LOS ANGELES - California’s Christmas Eve was marked by pleas to stay home for the holidays and a grim milestone as it was poised to become the first state to top 2 million confirmed cases of the coronavirus.
Johns Hopkins University was expected to report Thursday that the state reached the mark, barely six weeks since hitting 1 million cases.
California’s infection rate — in terms of number of cases per 100,000 people — is lower than the U.S. average but its 40 million residents means it outpaces other states in sheer numbers. More than 23,000 Californians have died since the pandemic began.
The state has seen its number of cases climb exponentially in recent weeks, followed by soaring rates of hospitalizations and deaths that have overwhelmed intensive care units and prompted hospitals to put emergency room patients in tents and treat others in offices and auditoriums.
Pleas to avoid social gatherings for the holidays rang with special desperation in Southern California. Los Angeles County is leading the surge, accounting for one-third of the COVID-19 cases in the state and nearly 40% of deaths.
"We know that this emergency is our darkest day, maybe the darkest day in our city’s history," Los Angeles Mayor Eric Garcetti said as he urged people to cancel plans for holiday gatherings.
On Wednesday, the county reported its highest death toll and hospitalizations in a single day since the pandemic began, with 145 deaths and more than 6,000 people in hospitals.
More than 9,000 people have died from COVID-19 in the county.
Thanksgiving gatherings where people ignored mask-wearing and social-distancing rules have been blamed for spreading the infection and another surge from the Christmas holidays could push stressed medical systems over the brink, officials said.
Medical workers are discouraged and outraged over scenes of crowded outdoor malls, packed parking lots, and parents and children walking around without masks, county Health Services Director Dr. Christina Ghaly said.
If L.A. County continues to see the same growth in COVID-19 infections in the next two weeks, hospitals may find themselves having to ration care because of a lack of medical staff, Garcetti said.
"That means the doctors will be forced to determine who lives and who dies," he said.
Santa Clara County near San Francisco was down to 35 ICU beds, putting hospitals dangerously close to rationing care, said Dr. Ahmad Kamal, the county’s director of health care preparedness.
"We are talking about people in gurneys without a bed to go to. We are talking about people not getting hospital care; we are talking about rationing what scarce resources our exhausted health system has left to those who would benefit the most," he said.
Overall, California on Wednesday recorded the second-highest number of deaths, at 361. The number of coronavirus patients in intensive care units nearly doubled in just three weeks, to 3,827 cases, while the state’s ICU capacity fell to 1.1%, down from 2.5% just two days ago. The number of hospitalizations jumped to 18,828 patients, more than double since Dec. 1, with 605 new patients in one day.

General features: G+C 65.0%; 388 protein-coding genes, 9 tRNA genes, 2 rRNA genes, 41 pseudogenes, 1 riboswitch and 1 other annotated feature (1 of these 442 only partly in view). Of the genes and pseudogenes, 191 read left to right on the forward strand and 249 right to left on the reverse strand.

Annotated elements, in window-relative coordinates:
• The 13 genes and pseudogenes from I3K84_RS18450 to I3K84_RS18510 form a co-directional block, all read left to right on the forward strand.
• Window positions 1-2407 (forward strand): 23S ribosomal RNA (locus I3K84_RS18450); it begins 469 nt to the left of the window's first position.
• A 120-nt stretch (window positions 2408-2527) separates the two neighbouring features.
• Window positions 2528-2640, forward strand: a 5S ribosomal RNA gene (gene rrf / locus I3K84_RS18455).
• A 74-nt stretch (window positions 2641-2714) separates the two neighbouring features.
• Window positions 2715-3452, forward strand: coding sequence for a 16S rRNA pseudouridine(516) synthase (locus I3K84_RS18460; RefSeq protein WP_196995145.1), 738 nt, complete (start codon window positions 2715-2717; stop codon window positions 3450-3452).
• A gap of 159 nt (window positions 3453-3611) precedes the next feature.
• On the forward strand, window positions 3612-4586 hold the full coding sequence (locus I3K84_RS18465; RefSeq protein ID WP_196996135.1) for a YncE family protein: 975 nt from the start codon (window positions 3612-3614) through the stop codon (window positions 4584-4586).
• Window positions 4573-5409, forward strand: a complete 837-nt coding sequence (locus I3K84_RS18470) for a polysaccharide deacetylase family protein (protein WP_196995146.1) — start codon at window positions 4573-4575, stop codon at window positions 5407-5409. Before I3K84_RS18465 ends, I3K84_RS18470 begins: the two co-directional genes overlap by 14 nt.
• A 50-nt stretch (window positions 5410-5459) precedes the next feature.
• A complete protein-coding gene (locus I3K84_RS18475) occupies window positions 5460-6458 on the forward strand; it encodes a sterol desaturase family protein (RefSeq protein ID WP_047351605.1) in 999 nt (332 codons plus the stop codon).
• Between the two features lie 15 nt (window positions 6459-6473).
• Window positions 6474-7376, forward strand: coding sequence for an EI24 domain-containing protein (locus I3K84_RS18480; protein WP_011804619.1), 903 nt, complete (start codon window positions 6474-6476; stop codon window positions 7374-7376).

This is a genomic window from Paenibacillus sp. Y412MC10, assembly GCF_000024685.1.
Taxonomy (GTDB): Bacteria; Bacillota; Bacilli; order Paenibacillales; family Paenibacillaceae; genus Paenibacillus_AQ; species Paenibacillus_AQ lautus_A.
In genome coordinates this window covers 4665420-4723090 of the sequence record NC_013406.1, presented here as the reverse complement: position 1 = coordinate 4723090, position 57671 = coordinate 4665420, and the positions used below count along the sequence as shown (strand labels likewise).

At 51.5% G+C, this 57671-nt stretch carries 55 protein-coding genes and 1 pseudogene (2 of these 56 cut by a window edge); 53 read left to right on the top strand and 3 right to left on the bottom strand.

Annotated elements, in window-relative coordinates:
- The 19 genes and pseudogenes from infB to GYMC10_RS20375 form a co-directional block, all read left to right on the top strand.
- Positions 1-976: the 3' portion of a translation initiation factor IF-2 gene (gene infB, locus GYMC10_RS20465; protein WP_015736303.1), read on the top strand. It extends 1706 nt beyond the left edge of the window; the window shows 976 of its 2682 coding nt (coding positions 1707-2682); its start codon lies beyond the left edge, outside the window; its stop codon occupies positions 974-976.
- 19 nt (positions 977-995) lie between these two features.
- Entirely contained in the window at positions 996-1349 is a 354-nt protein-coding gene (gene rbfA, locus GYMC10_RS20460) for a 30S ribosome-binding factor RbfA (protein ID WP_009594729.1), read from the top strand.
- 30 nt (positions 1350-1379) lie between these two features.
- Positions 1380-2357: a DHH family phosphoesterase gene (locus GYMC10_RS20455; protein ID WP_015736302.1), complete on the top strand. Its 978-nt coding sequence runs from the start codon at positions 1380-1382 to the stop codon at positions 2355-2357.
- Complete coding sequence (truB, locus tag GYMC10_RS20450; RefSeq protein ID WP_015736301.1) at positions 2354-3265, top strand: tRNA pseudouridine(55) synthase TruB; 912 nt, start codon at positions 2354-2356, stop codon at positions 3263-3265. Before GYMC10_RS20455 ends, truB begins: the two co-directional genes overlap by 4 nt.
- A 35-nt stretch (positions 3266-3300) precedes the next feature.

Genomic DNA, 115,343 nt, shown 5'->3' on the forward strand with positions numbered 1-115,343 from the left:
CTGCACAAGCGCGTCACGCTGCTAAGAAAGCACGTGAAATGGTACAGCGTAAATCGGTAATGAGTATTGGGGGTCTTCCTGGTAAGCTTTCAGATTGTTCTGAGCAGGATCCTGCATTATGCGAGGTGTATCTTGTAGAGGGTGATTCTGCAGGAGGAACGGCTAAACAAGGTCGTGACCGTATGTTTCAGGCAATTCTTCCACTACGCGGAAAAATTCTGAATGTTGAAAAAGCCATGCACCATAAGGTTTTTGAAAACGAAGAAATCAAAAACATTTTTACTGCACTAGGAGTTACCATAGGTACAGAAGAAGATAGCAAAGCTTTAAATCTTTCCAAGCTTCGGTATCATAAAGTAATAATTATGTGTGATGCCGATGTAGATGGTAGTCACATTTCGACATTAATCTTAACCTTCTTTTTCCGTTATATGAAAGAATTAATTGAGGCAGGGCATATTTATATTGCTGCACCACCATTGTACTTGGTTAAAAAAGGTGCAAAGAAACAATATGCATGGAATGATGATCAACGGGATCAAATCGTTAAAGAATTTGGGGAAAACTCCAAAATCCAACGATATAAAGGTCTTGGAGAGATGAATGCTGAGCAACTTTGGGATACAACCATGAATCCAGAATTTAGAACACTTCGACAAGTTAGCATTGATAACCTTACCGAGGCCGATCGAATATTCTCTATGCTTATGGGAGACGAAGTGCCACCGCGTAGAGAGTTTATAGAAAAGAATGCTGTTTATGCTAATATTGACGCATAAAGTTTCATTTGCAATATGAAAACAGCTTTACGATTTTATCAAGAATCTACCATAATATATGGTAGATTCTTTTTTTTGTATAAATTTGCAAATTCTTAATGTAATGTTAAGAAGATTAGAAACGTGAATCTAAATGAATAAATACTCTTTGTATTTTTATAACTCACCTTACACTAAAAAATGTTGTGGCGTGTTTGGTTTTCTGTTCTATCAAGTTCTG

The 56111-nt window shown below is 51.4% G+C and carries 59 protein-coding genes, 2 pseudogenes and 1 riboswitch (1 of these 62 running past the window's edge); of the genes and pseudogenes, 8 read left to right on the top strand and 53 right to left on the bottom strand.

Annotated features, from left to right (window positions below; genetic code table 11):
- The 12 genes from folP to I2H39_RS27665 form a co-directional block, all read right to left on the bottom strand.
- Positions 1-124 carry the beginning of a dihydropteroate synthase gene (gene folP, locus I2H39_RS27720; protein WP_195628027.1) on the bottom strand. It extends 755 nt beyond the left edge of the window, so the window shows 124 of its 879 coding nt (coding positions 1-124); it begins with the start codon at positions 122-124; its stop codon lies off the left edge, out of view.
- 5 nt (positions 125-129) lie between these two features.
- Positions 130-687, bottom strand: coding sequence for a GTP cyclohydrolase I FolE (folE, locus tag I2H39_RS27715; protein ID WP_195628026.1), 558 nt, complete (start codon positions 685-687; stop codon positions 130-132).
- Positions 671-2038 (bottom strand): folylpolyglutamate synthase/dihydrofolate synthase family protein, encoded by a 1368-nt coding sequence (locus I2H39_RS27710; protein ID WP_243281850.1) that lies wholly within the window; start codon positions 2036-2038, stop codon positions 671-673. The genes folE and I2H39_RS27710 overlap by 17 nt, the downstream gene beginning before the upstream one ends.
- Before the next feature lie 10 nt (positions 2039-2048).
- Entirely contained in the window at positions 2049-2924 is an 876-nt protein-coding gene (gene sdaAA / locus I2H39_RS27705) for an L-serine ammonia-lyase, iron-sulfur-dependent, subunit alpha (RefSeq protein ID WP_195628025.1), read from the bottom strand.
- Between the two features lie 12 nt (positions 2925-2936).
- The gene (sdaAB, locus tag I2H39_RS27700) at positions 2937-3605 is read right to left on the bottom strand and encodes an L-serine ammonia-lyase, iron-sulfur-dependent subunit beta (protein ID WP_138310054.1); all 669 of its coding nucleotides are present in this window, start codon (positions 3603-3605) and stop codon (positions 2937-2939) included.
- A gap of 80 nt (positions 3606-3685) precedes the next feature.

Yet there were slight but encouraging signs of hope.
The transmission rate — the number of people that one infected person will in turn infect — has been slowing for nearly two weeks. The rate of positive cases reached a new high of 12.3% over a two-week period, but was starting to trend down over the last seven days from a peak of 13.3% to 12.6%.
The number of new positive cases dropped to a relatively modest 39,069, given that California has been averaging nearly 44,000 newly confirmed cases a day.
The state also had nearly 1,000 health workers assisting at 91 facilities in 25 of the state’s 58 counties, and is opening a fifth alternative care site in San Diego County.
The California National Guard was setting up about 200 beds on vacant floors of the Palomar Health Center near San Diego, within the existing hospital complex, said Brian Ferguson, a spokesman for the Governor’s Office of Emergency Services. It could begin accepting patients Christmas Day, relieving overburdened hospitals particularly in nearby Imperial County.
California expects more federal medical workers to arrive by the weekend, and Gov. Gavin Newsom said he expects more of the 3,000 contract health care workers the state is seeking to arrive after the holidays.
The governor also said more than 128,000 doses of vaccines had been administered as of Tuesday, in another encouraging sign beyond the modest decline in the transmission rate.
But Newsom also warned that any progress could dissipate quickly, leading to the nearly 100,000 hospitalizations some models project in one month if people don’t heed calls to avoid holiday gatherings, particularly indoors.
"This virus loves social events," Newsom said. "This virus thrives in that atmosphere."
Associated Press writers Don Thompson in Sacramento, Janie Har in San Francisco and Daisy Nguyen in Oakland contributed to this story.